diskette. But I managed to obtain a floppy image soon thanks to a generous old-time
OS/2 user. Then OS/2 started rebooting my machine when booting from the floppies.
So I played with my machine's BIOS settings a bit, disabled CPU caches and everything
started working - later I found out that this was a "known issue" even
with OS/2 2.1. After that the installation was quite uneventful.
On my machine this ancient version OS/2 runs blazingly fast - booting up from
Boot Manager to fully populated Desktop only takes about 9 seconds. Too bad eComStation
isn't that fast.
I have sampled a few applications from 1992 and 1993 with special emphasis on
compilers (application development is my job you know). The first of them is CorelDraw
Before that, Corel apparently had a 16-bit OS/2 version of CorelDraw 2.0 for
OS/2 1.3. Version 2.5 was a complete suite of programs like Draw, Chart or PhotoPaint:
Unfortunately the package looked like a very quick and dirty job because, apart
from Draw and Mosaic, all the other programs were Windows 3.x versions! CorelDraw
didn't even have native OS/2 help, just a big Windows help file.
But apart from that, CorelDraw was a fairly capable vector drawing program. I'm
no graphics artist but I have several times successfully used CorelDraw to create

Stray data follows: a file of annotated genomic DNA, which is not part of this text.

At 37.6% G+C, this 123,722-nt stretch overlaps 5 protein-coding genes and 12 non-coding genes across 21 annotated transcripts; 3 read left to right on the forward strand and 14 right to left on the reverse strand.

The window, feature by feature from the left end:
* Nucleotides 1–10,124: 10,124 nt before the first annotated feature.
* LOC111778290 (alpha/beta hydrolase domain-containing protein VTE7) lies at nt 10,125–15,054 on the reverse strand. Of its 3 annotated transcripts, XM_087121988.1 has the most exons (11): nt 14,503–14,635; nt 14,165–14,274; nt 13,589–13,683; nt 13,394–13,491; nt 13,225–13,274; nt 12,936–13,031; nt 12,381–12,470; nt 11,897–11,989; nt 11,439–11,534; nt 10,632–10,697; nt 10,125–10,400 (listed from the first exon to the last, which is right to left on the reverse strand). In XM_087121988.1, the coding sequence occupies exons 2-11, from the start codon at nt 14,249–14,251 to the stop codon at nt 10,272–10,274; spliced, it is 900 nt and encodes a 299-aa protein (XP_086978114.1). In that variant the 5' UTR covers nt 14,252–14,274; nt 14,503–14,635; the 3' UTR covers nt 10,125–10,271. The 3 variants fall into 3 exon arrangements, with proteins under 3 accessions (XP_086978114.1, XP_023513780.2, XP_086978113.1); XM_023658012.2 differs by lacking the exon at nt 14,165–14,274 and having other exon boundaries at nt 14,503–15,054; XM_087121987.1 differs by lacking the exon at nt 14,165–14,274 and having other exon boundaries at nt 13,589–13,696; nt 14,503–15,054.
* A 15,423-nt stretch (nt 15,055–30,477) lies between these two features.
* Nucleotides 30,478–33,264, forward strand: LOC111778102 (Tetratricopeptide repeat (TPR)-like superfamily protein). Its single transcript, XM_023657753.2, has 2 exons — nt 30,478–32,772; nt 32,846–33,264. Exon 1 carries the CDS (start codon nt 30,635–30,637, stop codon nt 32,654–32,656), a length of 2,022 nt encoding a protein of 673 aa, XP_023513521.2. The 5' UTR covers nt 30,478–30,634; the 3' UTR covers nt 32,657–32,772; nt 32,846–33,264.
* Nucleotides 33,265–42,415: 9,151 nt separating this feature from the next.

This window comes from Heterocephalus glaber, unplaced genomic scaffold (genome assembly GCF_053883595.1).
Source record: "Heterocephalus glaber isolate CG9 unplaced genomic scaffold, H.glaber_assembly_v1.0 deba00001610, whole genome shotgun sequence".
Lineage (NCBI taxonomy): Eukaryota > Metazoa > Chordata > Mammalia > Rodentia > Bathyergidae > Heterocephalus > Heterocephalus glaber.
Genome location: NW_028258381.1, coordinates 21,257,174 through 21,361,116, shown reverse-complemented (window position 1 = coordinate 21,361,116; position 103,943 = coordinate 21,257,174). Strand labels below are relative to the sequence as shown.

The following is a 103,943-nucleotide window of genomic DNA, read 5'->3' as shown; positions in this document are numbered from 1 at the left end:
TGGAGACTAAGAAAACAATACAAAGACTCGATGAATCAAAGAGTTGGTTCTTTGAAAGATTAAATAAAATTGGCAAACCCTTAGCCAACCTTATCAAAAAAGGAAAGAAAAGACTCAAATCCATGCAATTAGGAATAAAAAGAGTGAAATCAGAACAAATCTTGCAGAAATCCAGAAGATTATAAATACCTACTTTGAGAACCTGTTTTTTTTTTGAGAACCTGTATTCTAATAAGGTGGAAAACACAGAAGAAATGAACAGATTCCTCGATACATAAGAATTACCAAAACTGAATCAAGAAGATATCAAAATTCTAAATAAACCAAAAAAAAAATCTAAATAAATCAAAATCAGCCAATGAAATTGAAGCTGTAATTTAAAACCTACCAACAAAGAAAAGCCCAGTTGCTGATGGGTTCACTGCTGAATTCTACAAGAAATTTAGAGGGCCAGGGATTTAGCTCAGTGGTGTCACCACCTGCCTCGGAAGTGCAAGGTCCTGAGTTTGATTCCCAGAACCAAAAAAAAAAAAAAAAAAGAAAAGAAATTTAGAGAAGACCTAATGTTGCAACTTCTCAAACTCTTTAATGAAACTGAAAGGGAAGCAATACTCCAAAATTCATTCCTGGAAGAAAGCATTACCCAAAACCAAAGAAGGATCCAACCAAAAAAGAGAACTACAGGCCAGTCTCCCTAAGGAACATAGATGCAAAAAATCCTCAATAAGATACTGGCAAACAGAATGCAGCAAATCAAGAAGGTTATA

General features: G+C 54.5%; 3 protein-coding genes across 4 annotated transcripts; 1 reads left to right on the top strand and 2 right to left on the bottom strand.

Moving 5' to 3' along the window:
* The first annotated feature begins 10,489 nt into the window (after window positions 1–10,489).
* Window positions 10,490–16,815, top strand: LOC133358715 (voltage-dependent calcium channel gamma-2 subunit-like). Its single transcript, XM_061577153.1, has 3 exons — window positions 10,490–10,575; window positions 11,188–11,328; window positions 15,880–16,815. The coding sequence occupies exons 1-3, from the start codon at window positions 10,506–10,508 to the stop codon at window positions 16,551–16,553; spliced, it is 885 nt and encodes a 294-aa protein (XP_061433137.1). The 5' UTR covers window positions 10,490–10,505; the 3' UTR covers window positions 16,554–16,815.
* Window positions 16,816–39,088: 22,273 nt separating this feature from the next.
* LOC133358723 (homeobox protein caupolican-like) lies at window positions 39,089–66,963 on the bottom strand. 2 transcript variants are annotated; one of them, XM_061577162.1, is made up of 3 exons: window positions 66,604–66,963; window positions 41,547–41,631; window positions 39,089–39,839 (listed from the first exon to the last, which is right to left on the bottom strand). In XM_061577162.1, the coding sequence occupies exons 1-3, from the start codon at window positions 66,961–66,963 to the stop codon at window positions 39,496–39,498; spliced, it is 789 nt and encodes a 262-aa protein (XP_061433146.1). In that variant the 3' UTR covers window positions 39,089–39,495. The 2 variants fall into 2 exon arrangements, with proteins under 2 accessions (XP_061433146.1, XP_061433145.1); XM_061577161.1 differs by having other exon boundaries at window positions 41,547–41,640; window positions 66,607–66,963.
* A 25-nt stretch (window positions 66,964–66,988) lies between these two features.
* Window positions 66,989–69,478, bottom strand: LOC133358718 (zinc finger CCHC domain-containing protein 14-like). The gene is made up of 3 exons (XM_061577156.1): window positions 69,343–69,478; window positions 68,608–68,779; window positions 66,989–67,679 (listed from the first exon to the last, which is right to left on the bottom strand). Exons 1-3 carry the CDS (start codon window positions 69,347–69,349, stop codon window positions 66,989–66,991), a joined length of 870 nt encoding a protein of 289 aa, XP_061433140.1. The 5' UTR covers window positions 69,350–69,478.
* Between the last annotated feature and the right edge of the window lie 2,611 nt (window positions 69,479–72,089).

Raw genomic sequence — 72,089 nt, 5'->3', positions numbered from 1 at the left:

figures in EPS format for inclusion in TeX documents.
And CorelDraw even had competition - Micrografx Designer, developed by Micrografx
and just like CorelDraw avaliable in a Windows version as well.
I haven't extensively used either of these apps but Designer seemed more complete
and polished to me. It did not come with equivalents of tools like PhotoPaint but
it was supplied with an extensive library of clipart and fonts. Another difference
between those programs was that in CorelDraw, the preview window was separate and
not editable; while in Designer it was possible to turn on preview mode and directly
edit the drawing, or one could edit just the wireframe representation.
Micrografx Designer was developed using Micrografx's own Mirrors software:
Interestingly enough, it appears that CorelDraw used Micrografx Mirrors as well.
Micrografx originally developed Mirrors for OS/2 1.x and closely collaborated
with IBM on developing a 32-bit version. Mirrors was conceptually identical to IBM's
Open32 in that it enabled source portability between Windows and OS/2 (but unlike
Open32 it was targeting 16-bit Windows). It is interesting to note that Messrs.
Delimon and English were co-authors of the well-known programming book Real-World
Programming for OS/2 2.11.
I unfortunately haven't managed to get my hands on any OS/2 wordprocessor from
the 1992-1993 era - maybe one day I will.
OS/2 1.x was developed exclusively using Microsoft tools. I suspect that even
initial phases of OS/2 2.0 development relied on Microsoft compilers - the compiler
designated as "Microsoft C 6.0 386 Compiler", never marketed as a retail